It lost its position as the second largest political party in Norway with a historically bad election in 2005, receiving only 14.1 percent of the vote, and failed again to take back the distinction in 2009. It is currently the third largest party in the Norwegian Parliament, Stortinget, after the Labour Party and the Progress Party. During the local elections of 2011, however, the party gained 27.6 percent of the vote, and it has since then, without exceptions, polled first and second.

Høyre is currently in power in four of Norway's five largest cities: Oslo, Bergen, Stavanger and Kristiansand, also being the largest party in all of these four cities. Over half of the Norwegian population lives in a municipality governed by Høyre.


Høyre is considered a reform party profess to the moderately conservative political tradition, adhering to the thoughts of Edmund Burke. The party is committed to fiscal free market policies, including tax cuts and relatively little government involvement in the economy. It does, however, support the continued existence of the Norwegian welfare state.

Høyre is also the only party in the Storting which proposes a reduction in public spending. The party is often associated with wealth and has historically been attacked by the left for defending the country's richest, though this argument is rarely presented any more. The Conservative Party's social policies are quite liberal: the party voted in 2008 for a law that recognised same-sex marriage and gay adoption rights.[11]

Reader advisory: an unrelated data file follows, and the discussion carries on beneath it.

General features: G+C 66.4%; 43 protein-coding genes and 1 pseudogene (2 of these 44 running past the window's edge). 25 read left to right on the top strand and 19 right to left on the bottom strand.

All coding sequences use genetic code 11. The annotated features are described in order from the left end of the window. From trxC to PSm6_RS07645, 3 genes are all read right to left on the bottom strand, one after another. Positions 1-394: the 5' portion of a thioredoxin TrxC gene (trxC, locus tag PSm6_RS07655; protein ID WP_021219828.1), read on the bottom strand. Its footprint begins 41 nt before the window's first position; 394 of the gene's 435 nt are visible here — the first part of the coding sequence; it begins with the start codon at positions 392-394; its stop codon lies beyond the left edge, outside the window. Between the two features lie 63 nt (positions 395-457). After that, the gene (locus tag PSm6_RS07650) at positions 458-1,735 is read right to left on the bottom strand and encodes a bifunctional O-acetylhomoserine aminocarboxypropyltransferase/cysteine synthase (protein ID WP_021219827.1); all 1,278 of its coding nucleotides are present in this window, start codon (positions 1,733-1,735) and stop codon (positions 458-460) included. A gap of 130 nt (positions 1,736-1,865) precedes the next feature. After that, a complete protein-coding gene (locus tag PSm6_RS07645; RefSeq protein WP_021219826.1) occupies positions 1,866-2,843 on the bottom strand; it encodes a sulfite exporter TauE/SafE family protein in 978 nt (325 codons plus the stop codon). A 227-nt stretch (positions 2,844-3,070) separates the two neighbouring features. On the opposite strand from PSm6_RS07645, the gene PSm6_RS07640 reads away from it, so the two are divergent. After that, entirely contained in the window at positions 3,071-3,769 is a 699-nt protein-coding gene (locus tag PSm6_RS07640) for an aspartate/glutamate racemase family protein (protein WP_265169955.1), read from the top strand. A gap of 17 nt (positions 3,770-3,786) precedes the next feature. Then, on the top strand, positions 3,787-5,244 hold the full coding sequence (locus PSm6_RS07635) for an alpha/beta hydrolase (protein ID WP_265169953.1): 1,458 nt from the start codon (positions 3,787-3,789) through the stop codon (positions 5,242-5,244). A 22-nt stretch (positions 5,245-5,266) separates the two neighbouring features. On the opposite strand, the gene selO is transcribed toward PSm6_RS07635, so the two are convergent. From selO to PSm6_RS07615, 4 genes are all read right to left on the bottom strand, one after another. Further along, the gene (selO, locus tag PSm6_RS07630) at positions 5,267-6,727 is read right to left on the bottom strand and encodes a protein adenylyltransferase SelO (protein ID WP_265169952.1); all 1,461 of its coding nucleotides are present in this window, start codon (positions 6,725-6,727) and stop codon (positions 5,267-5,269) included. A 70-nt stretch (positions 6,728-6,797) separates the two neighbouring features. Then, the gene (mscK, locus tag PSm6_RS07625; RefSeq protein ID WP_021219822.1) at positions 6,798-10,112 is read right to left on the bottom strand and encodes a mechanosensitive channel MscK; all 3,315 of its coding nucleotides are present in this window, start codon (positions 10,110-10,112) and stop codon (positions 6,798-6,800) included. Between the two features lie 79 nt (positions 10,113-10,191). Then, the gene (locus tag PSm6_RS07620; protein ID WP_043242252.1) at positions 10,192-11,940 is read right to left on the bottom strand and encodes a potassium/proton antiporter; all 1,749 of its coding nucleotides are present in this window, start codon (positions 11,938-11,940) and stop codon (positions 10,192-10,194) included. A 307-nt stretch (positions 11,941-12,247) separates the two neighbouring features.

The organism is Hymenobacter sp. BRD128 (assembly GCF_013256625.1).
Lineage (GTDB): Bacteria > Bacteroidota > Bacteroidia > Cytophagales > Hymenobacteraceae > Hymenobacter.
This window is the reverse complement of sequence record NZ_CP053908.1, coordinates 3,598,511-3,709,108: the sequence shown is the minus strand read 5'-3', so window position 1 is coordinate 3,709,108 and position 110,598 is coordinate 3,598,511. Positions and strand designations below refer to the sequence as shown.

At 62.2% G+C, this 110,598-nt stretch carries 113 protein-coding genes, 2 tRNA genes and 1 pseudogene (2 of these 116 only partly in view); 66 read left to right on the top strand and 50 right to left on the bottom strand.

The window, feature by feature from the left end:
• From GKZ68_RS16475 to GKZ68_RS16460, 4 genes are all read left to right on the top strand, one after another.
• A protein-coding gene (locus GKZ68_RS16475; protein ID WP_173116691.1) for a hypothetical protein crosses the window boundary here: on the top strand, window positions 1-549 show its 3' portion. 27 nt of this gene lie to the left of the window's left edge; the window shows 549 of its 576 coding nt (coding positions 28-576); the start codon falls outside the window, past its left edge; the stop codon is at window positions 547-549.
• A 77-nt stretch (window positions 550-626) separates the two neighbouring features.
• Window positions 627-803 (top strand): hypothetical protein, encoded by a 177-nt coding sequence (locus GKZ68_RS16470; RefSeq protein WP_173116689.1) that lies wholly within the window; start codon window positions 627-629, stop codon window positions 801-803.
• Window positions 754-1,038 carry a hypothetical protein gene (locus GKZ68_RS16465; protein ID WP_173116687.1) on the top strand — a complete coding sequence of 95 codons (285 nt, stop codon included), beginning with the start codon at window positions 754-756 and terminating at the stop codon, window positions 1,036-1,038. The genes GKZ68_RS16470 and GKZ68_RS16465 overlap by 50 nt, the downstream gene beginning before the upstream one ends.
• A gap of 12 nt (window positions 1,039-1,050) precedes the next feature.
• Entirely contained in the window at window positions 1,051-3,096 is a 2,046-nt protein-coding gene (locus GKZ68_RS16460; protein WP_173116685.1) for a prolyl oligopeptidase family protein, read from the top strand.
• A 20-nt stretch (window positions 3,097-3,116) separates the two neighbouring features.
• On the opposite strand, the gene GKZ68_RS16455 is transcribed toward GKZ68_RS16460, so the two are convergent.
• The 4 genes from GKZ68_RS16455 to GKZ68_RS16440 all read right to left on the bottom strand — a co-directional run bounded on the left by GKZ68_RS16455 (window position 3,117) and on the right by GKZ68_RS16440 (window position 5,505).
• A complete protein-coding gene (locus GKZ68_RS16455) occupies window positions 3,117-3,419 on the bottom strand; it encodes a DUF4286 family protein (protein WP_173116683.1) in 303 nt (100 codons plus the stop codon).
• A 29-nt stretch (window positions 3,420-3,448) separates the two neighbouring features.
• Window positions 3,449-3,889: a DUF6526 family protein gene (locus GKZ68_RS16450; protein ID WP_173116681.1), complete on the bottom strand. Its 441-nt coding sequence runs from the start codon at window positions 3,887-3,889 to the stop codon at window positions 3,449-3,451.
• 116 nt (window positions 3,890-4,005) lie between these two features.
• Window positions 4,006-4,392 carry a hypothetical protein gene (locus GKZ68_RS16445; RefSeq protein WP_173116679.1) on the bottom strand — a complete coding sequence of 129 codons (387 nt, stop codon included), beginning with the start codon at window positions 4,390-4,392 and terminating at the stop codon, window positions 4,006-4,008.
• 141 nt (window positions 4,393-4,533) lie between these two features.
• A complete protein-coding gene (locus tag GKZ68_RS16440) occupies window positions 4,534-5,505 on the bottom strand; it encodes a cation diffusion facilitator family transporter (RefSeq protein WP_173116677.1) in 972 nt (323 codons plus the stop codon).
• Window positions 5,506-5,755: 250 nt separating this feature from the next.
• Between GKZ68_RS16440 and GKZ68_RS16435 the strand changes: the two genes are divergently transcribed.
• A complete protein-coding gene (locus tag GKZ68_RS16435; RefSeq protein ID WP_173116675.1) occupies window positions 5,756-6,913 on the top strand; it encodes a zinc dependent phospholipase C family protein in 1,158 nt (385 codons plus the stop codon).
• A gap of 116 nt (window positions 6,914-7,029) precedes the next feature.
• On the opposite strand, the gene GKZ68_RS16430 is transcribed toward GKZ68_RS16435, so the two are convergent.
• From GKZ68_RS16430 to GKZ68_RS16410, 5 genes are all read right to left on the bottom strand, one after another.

It is also in favour of Norwegian membership in the European Union, although stating that this is not a priority, nor realistic in the short term, as Norwegians have rejected membership in two referendums and opinion polls show that two-thirds of Norwegians oppose membership.



The party has 28,000 registered members (2011). The Central Board of the Conservative Party meets seven times a year to discuss important matters such as budget, organisational work, plans, party platforms, drawing up political lines.

Parliamentary (Storting) elections 1906–2013

Year  % of votes Seats Year  % of votes Seats Year  % of votes Seats
1906 32.7% 35 1936 21.3% 36 1981 31.8% 53
1909 41.5% 41 1945 17% 25 1985 30.4% 50
1912 32.6% 20 1949 17.8% 23 1989 22.2% 37
1915 29% 20 1953 18.8% 27 1993 17.0% 28
1918 30% 40 1957 18.9% 29 1997 14.3% 23
1921 33.4% 42 1961 19.3% 29 2001 21.2% 38
1924 32.5% 54 1965 20.3% 31 2005 14.1% 23
1927 24% 30 1969 18.8% 29 2009 17.2% 30
1930 27.4% 41 1973 17.2% 29 2013 26.8% 48
1933 20.2% 30 1977 24.5% 41

List of party chairmen and leaders


  • Sigbjørn Aanes (the party's incumbent Chief of Communications—kommunikasjonssjef[12][13]

Associated organizations

The Conservative Party of Norway is an Associate member of the European People's Party (EPP) and full member of the International Democrat Union (IDU).

See also

Conservatism portal
Norway portal
Politics portal


External links

  • (Norwegian) Høyre - Official site
  • (English) Conservative Party (Høyre) - Information in English
  • (Norwegian) Unge Høyre - Official site of the Young Conservatives
  • (Norwegian) Høyres Studenterforbund - Site of the Conservative Students' Union
  • Election results for the Conservative Party in the 2011 local elections